On Sunday, June 23, join an intimate crowd of film lovers as they settle into Brooklyn Fire Proof and watch the documentary Reflections Unheard: Black Women in Civil Rights. The film “focuses on black women’s marginalization between the male-dominated Black Power movement, and the white and middle class Feminist movements of the 1960s and 70s, as well as the resulting mobilization of black and other women of color into their own collective Feminist movement,” according to the director, Nevline Nnaji. The film is Nevlin Nnaji’s first feature length documentary and was first screened with Melissa Harris Perry in 2012, the MSNBC show host and producer.
Nevline Nnaji currently lives in Brooklyn by way of Northampton, MA. Her work uses experimental and nonlinear storytelling devices and focuses on the transformative experiences of black female characters. This past week, I sat down with Nev and asked her a few questions:
Why did you decide to make this film? Why is this film important?
I read Elaine Brown’s book, “A Taste of Power,” and was shocked at all the abuses Black Panther women endured in the organization. I was angry that I had studied Civil Rights in school for most of my academic career, yet I’d never heard stories from black women, and the unique struggles they went through. Also, as a black woman who receives discrimination in my own life, it was important for me to highlight these stories.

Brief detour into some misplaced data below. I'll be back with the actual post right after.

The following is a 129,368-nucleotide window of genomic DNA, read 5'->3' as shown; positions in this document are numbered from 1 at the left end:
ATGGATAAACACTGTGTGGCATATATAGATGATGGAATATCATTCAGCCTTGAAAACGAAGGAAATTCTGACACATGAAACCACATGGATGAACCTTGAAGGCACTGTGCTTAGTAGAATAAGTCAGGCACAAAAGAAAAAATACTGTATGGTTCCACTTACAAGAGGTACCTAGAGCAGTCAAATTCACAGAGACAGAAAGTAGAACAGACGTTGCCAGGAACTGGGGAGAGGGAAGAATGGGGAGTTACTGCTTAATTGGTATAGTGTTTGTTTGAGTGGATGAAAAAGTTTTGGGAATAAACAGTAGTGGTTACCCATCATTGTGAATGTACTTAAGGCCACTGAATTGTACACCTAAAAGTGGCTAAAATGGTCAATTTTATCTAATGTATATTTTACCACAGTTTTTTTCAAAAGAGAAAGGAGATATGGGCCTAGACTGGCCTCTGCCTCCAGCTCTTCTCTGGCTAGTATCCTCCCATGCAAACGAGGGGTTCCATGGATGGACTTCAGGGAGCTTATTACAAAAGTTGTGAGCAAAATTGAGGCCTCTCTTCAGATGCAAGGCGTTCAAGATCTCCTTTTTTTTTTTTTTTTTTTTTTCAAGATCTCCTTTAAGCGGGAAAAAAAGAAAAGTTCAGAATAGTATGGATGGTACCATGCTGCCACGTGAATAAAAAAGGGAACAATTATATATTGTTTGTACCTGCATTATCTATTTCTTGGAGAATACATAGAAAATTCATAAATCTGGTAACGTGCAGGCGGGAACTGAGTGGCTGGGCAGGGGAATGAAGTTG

What type of films are you interested in making in the future? Any projects you’re currently working on?
I am inspired to create experimental and nonlinear films, and I definitely want to dabble more in animation. My next film will have a black female protagonist, and there will be some theme surrounding sexual assault and/or harassment.
I do not want to create works where the story harps on black female grief and loss, without some sort of redemption. I experienced redemption, and so the journey of my characters will reflect my own struggles and sense of empowerment. Hopefully that will empower and inspire others.
Did you participate in The Negress event?
I screened my short film The Watchers at the event, “I Am A Negress of Noteworthy Talent,” alongside four other talented and emerging black women filmmakers. I can honestly say that was one of the highlights of my journey in filmmaking, because I finally felt like my voice and my work fit in somewhere. I felt like I found community amongst other artists like me, as well as a place of belonging. That was important to me, because much of my journey as a filmmaker has been isolating.
What can people expect this evening?
At 6PM, we will begin screening the film, which runs for approximately 80 minutes. Afterwards, I will be hosting a Q&A and talkback with the audience to answer any questions or comments people may have about the film.